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New details of ongoing study add to hopes for restored Amtrak service in Ogden

By Rob Nielsen - | Feb 24, 2024

Rob Nielsen, Standard-Examiner

Amtrak's eastbound California Zephyr arrives in Salt Lake City early in the morning of May 27, 2023.

OGDEN — A month ago, the prospect of returning intercity passenger rail service to Ogden seemed almost as distant as the ever-increasing amount of time since it last had such services.

However, there may be a light at the end of that tunnel, and it is an oncoming train — perhaps more than one of them.

This week, the Federal Railroad Administration released the results of its third Regional Working Group Meeting for the ongoing Amtrak Daily Long-Distance Service Study. In the slideshow presentation, there is a map labeled “Proposed Network of Proposed Routes” and breakdowns of each route.

One route, intended to connect Los Angeles and Denver, includes a preferred route that would largely restore the former Desert Wind route, linking Los Angeles to Salt Lake City via Las Vegas. The preferred route then continues through Ogden and traverses southern Wyoming before dropping into Denver.

A second route, intended to link Seattle to Denver, largely restores the Pioneer route from Seattle to Ogden by way of Portland and Boise. From Ogden, the preferred routing takes the train on to Salt Lake City and then Denver, passing over the current route of the California Zephyr.

In each case, alternate routings also are offered for the proposals that would bypass Ogden. Both the Pioneer and Desert Wind were eliminated from Amtrak’s network in 1997.

Initiated as part of the Bipartisan Infrastructure Law of 2021, according to the study’s website, the study aims to explore restoration of previously abandoned services and a host of other factors.

The study includes several other proposed connections between cities and metropolitan areas that don’t currently have direct rail service between each other, including Houston-New York City, San Antonio-Minneapolis/St. Paul and the San Francisco Bay area-Dallas/Fort Worth. There’s also a handful of unique routes, such as Denver-Minneapolis/St. Paul by way of Rapid City and Sioux Falls in South Dakota — a state that has never had Amtrak service since it took over the bulk of intercity passenger rail traffic in 1971. Another long-distance proposal would link Phoenix and Minneapolis/St. Paul by way of Albuquerque, Kansas City and Omaha.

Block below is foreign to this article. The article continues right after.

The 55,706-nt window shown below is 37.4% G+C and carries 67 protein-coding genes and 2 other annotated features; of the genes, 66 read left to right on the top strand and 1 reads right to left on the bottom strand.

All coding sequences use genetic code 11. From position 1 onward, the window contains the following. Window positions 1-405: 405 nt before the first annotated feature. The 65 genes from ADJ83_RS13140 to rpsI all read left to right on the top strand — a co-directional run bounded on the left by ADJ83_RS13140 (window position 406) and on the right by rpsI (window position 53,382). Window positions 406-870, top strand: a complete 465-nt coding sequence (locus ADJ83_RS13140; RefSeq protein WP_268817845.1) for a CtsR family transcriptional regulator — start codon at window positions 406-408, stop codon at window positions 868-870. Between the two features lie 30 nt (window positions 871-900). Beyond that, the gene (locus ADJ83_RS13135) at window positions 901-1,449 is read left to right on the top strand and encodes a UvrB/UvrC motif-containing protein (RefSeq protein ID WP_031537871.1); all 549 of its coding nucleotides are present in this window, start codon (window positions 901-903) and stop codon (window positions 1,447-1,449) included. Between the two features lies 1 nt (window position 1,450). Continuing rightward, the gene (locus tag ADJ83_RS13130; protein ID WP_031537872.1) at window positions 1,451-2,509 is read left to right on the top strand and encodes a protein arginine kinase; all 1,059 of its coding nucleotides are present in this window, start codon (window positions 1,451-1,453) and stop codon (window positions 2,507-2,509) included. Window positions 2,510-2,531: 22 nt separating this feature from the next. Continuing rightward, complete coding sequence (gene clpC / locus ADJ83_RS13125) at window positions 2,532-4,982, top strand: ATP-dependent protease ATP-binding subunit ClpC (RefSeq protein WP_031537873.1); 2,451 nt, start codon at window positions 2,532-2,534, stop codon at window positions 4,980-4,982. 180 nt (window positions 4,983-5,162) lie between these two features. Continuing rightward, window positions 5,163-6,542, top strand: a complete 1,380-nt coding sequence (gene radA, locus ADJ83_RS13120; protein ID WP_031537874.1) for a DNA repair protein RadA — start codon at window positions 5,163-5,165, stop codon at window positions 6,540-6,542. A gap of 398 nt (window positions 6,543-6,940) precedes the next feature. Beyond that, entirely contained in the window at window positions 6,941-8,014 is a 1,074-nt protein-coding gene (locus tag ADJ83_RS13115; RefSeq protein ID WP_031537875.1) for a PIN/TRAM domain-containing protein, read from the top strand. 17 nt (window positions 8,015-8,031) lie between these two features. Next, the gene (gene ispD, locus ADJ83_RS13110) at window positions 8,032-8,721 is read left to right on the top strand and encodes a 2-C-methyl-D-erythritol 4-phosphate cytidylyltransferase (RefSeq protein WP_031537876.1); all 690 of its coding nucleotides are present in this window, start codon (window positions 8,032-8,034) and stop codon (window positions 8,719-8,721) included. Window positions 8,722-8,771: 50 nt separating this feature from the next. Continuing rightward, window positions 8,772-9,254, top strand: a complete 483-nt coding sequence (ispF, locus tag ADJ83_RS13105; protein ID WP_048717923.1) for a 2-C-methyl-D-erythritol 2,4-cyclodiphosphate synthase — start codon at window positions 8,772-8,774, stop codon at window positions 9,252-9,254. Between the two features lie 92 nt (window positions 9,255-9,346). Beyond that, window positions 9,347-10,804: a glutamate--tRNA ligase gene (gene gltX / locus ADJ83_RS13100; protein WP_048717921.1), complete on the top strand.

This news comes two months after it was announced that two proposed passenger rail corridors in Utah — Boise-Salt Lake City and Salt Lake City-Las Vegas — would not receive funds from the FRA’s Corridor Identification and Development Program.

Jordan Backman, urban planning manager with the Utah Department of Transportation, told the Standard-Examiner that there is a major difference between these two programs.

“This is a study that’s being conducted by FRA specifically looking at Amtrak long-distance service — 750 miles or more,” he said. “The Corridor ID does have some overlap with that, but the routes that we were looking at — the Salt Lake to Vegas and Salt Lake to Boise that Idaho submitted — those are shorter than the long-distance routes. And a long-distance route would be Amtrak-run and supported financially. These shorter routes — Salt Lake to Vegas and Salt Lake to Boise — would be state-supported routes.”

Backman said the state has received feedback from the FRA regarding the Corridor ID program.

“We had a followup with the FRA,” he said. “We got some feedback on our application and they pointed out a couple of areas for potential improvement. That’s something we’re looking at over the next while before the next NOFO (notice of funding opportunity) comes out.”

He said highlighted points about what hindered the initial bids included a lack of quantitative info and a need to better identify funding sources, and added that UDOT is considering reapplying the next time the Corridor ID program is offered.

Backman said UDOT is among those stakeholders participating in the FRA’s long-distance study.

“We have been involved in attending the workshops and providing input,” he said.

The long-distance study’s stakeholders are set to hold one more meeting this spring and will announce the results of the study afterward. Implementation largely will be driven by Amtrak and its priorities.

Backman said UDOT will continue to explore the potential for expanding passenger rail service in the region.

“There has definitely been some interest expressed in it,” he said. “This is something we can look into as we participate in these studies for FRA and through Corridor ID.”


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